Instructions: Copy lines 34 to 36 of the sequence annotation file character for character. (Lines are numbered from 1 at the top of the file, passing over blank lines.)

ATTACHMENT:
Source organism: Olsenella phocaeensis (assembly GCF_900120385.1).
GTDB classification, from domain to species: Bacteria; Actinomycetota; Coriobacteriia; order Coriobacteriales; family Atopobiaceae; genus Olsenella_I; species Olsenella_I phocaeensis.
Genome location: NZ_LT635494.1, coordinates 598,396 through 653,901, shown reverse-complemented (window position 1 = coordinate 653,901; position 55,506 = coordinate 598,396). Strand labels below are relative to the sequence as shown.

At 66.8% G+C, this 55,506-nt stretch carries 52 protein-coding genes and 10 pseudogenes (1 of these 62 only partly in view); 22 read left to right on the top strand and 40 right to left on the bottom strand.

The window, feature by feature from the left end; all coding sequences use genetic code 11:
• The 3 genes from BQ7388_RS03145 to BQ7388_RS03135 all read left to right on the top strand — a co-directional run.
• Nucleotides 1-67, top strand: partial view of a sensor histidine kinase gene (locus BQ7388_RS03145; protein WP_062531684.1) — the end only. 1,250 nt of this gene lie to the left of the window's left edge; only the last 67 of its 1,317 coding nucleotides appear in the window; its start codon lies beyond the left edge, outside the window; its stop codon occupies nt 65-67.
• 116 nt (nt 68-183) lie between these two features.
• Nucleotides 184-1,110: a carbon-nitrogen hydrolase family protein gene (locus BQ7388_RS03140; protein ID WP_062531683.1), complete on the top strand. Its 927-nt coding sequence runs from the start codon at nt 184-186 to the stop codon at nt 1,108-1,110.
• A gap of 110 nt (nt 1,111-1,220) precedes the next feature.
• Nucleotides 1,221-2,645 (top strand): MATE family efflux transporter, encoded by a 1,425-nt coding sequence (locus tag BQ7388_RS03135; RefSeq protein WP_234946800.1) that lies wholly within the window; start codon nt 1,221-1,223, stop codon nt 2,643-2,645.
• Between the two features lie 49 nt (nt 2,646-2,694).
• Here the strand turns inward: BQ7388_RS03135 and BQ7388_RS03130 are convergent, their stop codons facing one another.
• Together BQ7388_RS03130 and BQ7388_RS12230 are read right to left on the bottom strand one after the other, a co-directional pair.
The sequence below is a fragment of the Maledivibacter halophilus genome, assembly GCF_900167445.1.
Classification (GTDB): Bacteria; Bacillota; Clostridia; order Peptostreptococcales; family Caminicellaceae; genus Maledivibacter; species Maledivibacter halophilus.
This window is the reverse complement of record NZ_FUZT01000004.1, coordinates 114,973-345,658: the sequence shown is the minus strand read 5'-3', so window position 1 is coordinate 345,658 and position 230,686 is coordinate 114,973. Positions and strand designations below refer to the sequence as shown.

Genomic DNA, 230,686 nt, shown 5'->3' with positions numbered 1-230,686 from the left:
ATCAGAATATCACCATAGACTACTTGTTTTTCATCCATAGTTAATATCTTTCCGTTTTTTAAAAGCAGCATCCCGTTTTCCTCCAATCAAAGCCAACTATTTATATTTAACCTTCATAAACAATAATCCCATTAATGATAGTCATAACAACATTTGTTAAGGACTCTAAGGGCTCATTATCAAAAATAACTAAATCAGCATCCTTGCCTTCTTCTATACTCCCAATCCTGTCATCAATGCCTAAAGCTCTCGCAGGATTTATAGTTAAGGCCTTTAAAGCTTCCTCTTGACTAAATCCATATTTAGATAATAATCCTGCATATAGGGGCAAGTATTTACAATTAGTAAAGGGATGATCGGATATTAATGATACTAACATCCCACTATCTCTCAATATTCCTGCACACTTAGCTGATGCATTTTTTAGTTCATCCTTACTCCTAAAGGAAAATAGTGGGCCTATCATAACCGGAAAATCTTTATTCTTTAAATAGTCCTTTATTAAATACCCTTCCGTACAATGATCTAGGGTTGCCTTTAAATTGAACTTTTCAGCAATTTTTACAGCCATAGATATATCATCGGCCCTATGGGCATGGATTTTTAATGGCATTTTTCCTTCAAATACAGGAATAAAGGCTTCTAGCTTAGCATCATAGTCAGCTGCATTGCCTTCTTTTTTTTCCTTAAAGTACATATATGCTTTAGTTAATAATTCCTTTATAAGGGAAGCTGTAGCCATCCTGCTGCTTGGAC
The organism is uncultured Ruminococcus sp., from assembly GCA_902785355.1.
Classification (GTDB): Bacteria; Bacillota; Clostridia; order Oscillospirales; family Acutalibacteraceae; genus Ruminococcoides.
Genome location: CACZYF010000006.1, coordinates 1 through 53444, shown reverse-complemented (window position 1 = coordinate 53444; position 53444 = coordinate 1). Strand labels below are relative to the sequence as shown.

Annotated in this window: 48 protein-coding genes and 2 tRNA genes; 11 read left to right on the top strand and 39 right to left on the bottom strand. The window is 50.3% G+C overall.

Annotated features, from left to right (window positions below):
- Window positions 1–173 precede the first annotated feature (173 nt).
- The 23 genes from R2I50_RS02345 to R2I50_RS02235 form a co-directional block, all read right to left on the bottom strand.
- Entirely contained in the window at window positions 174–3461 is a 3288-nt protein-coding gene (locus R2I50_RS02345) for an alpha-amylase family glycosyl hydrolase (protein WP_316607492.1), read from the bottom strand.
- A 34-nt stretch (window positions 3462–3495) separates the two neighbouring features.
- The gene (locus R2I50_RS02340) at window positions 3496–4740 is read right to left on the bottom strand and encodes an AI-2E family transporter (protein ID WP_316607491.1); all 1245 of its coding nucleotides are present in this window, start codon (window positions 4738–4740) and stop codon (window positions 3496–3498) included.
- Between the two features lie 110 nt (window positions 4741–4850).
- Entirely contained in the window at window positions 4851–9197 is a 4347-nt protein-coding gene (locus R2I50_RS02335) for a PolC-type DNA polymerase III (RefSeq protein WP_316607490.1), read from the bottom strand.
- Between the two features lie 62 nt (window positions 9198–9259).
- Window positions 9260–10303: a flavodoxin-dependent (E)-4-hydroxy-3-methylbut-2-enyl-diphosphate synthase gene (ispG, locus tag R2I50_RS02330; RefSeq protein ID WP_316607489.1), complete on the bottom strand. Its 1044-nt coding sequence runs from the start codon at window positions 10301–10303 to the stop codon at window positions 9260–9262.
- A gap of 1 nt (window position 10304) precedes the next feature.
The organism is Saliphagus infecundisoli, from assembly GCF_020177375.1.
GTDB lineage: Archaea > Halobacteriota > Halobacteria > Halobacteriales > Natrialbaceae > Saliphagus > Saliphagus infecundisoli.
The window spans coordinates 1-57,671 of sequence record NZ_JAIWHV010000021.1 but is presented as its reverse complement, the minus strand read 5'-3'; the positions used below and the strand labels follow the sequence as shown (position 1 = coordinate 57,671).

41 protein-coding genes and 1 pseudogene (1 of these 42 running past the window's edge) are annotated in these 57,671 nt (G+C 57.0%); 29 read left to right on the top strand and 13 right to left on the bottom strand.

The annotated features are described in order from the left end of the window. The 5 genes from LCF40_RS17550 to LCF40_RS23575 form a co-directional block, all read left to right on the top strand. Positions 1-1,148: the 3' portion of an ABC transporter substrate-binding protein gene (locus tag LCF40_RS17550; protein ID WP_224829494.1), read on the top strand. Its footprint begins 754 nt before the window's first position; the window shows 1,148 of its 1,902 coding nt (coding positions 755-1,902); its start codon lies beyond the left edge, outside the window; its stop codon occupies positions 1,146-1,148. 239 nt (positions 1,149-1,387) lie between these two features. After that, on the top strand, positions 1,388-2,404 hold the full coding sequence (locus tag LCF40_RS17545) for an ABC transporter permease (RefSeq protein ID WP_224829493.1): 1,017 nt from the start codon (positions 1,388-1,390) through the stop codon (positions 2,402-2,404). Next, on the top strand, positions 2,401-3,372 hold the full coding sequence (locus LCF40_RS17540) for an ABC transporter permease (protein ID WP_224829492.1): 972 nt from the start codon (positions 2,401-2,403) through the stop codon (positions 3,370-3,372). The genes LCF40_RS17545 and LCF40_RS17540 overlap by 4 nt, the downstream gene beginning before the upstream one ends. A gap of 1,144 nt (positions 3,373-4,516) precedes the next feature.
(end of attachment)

- A gap of 1 nt (window position 10304) precedes the next feature.
The organism is Saliphagus infecundisoli, from assembly GCF_020177375.1.
GTDB lineage: Archaea > Halobacteriota > Halobacteria > Halobacteriales > Natrialbaceae > Saliphagus > Saliphagus infecundisoli.